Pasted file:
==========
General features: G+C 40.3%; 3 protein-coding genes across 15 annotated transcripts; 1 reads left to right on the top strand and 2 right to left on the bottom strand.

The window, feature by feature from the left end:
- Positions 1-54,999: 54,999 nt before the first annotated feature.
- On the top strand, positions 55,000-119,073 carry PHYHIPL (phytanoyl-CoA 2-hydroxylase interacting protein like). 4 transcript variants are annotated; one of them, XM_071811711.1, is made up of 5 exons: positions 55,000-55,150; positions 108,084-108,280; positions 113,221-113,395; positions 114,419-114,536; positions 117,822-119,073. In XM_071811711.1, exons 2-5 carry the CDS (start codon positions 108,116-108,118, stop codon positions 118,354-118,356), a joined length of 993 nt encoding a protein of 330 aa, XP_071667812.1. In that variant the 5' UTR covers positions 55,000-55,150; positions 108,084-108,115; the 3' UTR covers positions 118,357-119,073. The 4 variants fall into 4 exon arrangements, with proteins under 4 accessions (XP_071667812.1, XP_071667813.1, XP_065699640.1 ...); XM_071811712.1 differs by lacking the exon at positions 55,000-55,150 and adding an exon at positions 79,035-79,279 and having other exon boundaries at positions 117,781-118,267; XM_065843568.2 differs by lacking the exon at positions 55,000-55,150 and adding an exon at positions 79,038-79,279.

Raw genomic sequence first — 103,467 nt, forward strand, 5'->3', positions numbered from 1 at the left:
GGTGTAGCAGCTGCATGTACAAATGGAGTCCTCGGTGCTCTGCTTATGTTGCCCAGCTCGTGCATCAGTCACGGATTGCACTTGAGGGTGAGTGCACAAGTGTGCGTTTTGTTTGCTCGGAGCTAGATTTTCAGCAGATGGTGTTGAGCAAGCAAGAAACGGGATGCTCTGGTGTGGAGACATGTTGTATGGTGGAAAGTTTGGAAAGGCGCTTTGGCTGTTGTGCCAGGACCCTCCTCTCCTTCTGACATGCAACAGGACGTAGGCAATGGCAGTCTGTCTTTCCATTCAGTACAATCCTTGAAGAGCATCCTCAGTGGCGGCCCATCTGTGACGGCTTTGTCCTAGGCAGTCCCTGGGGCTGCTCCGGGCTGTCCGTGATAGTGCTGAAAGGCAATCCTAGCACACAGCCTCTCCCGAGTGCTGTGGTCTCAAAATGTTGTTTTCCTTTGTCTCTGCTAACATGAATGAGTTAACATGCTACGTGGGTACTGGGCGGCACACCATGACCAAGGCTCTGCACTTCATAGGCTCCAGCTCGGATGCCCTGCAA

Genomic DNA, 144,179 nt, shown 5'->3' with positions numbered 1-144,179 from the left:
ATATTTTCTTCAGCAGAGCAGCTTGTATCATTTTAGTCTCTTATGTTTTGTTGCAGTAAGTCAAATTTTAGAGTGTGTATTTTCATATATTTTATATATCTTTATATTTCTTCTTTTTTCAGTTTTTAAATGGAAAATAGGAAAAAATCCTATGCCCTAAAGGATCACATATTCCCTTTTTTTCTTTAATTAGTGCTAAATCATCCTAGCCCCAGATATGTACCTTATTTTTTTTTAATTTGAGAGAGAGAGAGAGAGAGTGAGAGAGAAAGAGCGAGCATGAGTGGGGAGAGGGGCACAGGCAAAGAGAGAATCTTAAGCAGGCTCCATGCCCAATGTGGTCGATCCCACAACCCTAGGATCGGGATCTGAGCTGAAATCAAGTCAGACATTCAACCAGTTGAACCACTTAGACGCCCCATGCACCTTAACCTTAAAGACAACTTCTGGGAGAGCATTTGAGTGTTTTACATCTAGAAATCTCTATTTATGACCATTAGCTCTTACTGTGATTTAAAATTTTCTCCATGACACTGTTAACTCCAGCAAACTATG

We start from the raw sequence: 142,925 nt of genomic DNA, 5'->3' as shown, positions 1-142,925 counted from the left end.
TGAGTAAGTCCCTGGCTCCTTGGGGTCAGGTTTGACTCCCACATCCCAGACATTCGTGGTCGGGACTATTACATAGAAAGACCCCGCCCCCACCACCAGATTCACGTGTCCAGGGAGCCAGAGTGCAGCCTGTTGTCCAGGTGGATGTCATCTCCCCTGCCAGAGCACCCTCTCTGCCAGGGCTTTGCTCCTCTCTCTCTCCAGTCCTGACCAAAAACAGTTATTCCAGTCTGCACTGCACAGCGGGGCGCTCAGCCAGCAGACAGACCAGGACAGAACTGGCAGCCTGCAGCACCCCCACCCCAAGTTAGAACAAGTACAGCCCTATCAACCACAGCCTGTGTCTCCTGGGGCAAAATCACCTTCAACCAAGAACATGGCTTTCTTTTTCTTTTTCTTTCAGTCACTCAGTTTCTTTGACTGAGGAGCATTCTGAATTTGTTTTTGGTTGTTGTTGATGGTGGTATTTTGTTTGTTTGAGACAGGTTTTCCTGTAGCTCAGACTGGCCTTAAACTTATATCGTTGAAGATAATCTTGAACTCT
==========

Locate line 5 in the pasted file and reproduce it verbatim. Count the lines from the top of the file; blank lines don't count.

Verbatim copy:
Raw genomic sequence first — 103,467 nt, forward strand, 5'->3', positions numbered from 1 at the left: